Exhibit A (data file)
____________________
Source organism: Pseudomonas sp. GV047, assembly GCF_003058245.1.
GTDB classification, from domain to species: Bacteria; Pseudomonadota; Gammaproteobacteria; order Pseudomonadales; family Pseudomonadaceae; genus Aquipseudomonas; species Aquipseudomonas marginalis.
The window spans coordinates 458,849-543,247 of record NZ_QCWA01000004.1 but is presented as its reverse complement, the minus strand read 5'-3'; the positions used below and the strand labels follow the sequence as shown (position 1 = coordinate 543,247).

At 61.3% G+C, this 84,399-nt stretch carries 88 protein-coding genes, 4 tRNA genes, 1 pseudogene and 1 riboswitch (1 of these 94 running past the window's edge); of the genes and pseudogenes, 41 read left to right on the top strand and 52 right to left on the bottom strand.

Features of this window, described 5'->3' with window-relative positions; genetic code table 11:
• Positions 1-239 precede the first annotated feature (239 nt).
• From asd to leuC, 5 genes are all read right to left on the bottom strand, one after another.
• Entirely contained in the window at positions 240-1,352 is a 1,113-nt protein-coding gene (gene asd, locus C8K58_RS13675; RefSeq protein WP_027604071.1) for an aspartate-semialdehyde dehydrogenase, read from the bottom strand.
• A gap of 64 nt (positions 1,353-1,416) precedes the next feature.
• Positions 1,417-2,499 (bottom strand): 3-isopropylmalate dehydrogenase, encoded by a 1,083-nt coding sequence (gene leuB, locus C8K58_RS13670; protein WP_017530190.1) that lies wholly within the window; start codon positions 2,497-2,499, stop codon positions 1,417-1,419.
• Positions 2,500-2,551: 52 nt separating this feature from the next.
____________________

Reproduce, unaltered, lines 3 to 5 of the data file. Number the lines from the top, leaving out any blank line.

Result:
The window spans coordinates 458,849-543,247 of record NZ_QCWA01000004.1 but is presented as its reverse complement, the minus strand read 5'-3'; the positions used below and the strand labels follow the sequence as shown (position 1 = coordinate 543,247).

At 61.3% G+C, this 84,399-nt stretch carries 88 protein-coding genes, 4 tRNA genes, 1 pseudogene and 1 riboswitch (1 of these 94 running past the window's edge); of the genes and pseudogenes, 41 read left to right on the top strand and 52 right to left on the bottom strand.

Features of this window, described 5'->3' with window-relative positions; genetic code table 11: